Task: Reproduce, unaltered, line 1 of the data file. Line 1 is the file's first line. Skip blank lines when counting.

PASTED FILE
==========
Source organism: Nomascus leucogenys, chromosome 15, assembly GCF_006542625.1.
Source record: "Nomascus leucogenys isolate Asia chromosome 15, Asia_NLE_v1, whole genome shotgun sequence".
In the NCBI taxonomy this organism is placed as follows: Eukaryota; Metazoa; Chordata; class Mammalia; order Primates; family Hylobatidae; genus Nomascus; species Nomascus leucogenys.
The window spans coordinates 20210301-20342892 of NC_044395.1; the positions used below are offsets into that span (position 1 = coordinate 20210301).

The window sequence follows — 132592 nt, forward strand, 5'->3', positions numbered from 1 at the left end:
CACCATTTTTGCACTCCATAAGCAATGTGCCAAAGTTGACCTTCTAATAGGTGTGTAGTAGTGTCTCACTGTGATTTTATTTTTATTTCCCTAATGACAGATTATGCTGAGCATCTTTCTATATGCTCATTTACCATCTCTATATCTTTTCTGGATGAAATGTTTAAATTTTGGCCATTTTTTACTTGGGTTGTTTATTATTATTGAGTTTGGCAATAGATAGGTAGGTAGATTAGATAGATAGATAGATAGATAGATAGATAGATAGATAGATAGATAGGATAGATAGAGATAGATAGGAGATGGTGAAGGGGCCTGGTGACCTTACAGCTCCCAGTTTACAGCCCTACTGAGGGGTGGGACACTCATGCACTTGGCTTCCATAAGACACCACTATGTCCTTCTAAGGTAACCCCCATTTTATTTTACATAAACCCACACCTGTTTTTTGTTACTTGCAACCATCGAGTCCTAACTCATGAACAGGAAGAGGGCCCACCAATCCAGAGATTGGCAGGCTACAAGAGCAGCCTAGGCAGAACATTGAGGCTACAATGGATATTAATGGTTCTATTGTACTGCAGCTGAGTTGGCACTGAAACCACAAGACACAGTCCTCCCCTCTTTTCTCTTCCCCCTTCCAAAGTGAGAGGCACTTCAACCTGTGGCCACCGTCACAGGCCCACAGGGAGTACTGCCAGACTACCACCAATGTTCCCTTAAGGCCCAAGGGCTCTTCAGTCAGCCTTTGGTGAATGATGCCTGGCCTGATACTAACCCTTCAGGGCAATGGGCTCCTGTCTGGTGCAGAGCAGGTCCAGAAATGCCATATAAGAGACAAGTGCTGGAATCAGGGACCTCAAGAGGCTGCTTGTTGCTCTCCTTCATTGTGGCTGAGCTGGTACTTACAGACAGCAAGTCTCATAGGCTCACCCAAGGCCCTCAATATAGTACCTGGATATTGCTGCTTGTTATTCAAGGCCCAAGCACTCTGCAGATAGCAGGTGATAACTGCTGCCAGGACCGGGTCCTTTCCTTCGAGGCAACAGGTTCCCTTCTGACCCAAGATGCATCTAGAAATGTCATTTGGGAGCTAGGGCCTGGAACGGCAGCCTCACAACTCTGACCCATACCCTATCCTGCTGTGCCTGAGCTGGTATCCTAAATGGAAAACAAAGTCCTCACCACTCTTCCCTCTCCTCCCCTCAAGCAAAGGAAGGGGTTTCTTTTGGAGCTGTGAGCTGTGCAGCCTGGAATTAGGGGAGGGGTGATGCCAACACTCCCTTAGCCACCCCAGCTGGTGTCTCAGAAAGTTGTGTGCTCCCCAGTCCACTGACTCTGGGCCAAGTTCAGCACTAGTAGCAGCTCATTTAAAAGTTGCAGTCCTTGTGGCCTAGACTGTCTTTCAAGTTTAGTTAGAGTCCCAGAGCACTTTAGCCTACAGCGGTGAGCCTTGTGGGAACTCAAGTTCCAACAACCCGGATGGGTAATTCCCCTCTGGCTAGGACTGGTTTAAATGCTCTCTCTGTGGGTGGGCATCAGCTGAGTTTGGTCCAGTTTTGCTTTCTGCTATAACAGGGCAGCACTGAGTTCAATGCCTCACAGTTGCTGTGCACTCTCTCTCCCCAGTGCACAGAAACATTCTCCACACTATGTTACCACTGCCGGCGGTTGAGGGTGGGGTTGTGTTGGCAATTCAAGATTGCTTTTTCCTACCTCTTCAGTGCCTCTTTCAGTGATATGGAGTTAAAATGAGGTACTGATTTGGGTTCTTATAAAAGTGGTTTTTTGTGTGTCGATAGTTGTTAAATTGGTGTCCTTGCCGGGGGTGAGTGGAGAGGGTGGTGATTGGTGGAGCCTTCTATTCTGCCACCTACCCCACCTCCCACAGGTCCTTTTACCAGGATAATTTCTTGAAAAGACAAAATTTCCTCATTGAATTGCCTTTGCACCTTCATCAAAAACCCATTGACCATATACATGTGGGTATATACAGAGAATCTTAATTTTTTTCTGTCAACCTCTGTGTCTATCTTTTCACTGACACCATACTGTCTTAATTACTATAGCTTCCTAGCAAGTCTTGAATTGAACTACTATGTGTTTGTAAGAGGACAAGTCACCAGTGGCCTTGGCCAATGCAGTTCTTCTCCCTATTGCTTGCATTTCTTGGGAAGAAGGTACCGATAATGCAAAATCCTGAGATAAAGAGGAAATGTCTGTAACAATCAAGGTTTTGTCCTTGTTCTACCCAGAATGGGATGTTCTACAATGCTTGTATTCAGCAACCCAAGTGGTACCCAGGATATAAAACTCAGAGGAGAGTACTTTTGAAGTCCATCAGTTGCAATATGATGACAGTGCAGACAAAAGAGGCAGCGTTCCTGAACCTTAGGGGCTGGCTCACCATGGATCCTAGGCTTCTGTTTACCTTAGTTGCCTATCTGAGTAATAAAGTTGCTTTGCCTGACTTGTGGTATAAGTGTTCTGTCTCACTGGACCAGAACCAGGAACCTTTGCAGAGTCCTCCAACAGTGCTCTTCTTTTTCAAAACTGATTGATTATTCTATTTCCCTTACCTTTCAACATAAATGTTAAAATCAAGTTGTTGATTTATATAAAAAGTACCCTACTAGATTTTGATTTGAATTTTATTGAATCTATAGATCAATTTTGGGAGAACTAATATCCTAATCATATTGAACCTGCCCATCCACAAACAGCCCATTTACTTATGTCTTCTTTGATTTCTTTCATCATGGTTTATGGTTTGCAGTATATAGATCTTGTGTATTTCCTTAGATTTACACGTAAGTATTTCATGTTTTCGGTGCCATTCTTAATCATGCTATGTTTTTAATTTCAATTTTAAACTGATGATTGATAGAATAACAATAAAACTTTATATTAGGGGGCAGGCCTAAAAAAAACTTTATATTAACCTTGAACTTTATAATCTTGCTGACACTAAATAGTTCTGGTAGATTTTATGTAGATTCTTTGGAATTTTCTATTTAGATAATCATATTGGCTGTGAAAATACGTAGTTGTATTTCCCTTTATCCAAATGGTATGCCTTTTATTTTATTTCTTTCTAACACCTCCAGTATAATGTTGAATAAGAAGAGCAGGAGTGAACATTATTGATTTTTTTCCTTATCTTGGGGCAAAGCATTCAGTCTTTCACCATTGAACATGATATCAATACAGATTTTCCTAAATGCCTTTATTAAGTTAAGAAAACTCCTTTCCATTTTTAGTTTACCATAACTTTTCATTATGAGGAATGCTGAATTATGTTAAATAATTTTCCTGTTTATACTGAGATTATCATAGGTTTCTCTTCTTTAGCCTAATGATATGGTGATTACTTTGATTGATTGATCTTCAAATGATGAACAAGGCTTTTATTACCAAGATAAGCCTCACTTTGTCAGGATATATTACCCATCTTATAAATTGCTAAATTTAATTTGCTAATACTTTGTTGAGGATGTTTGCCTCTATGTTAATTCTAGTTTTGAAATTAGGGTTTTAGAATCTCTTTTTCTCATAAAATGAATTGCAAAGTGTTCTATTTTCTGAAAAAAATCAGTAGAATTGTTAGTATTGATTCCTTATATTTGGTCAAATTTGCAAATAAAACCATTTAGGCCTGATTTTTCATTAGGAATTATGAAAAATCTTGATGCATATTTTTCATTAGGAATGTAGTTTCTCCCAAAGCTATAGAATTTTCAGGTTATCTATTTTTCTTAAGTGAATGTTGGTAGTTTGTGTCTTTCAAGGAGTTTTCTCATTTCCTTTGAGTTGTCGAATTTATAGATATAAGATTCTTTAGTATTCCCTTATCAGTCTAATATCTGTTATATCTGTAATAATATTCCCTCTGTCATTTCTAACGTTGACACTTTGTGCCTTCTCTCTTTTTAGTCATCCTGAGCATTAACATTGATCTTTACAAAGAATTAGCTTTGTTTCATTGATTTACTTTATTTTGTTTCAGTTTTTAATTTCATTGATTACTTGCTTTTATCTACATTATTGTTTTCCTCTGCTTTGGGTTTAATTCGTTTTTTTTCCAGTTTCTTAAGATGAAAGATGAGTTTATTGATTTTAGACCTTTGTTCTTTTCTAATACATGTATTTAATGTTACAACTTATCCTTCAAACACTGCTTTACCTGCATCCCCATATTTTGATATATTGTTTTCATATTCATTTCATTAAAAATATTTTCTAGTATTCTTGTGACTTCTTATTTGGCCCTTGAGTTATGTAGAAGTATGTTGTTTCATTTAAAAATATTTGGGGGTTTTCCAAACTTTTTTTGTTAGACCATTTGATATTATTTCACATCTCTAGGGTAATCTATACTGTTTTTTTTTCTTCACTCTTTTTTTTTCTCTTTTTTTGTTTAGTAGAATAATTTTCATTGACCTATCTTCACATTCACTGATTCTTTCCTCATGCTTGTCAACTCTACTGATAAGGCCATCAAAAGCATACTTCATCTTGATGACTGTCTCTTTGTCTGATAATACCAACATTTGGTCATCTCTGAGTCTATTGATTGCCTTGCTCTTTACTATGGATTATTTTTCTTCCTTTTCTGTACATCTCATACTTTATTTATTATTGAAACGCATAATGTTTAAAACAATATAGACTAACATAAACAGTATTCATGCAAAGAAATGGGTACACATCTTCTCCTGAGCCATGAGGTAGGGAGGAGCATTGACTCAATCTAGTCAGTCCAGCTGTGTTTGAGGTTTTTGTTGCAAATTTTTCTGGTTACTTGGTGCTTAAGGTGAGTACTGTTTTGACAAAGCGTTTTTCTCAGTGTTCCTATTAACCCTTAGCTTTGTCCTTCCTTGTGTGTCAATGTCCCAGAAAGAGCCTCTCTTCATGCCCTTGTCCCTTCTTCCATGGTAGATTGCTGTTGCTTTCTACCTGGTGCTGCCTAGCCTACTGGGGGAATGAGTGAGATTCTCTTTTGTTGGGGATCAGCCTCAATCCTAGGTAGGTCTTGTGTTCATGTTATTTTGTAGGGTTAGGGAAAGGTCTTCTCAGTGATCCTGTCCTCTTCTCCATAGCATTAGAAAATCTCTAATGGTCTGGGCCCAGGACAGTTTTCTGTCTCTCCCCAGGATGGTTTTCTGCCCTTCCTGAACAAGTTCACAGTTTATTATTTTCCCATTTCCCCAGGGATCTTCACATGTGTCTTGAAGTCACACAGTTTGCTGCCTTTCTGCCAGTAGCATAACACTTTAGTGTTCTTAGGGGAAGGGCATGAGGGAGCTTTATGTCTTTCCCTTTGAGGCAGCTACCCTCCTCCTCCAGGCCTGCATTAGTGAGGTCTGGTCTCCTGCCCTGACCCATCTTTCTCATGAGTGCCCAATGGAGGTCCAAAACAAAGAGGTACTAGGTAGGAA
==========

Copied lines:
Source organism: Nomascus leucogenys, chromosome 15, assembly GCF_006542625.1.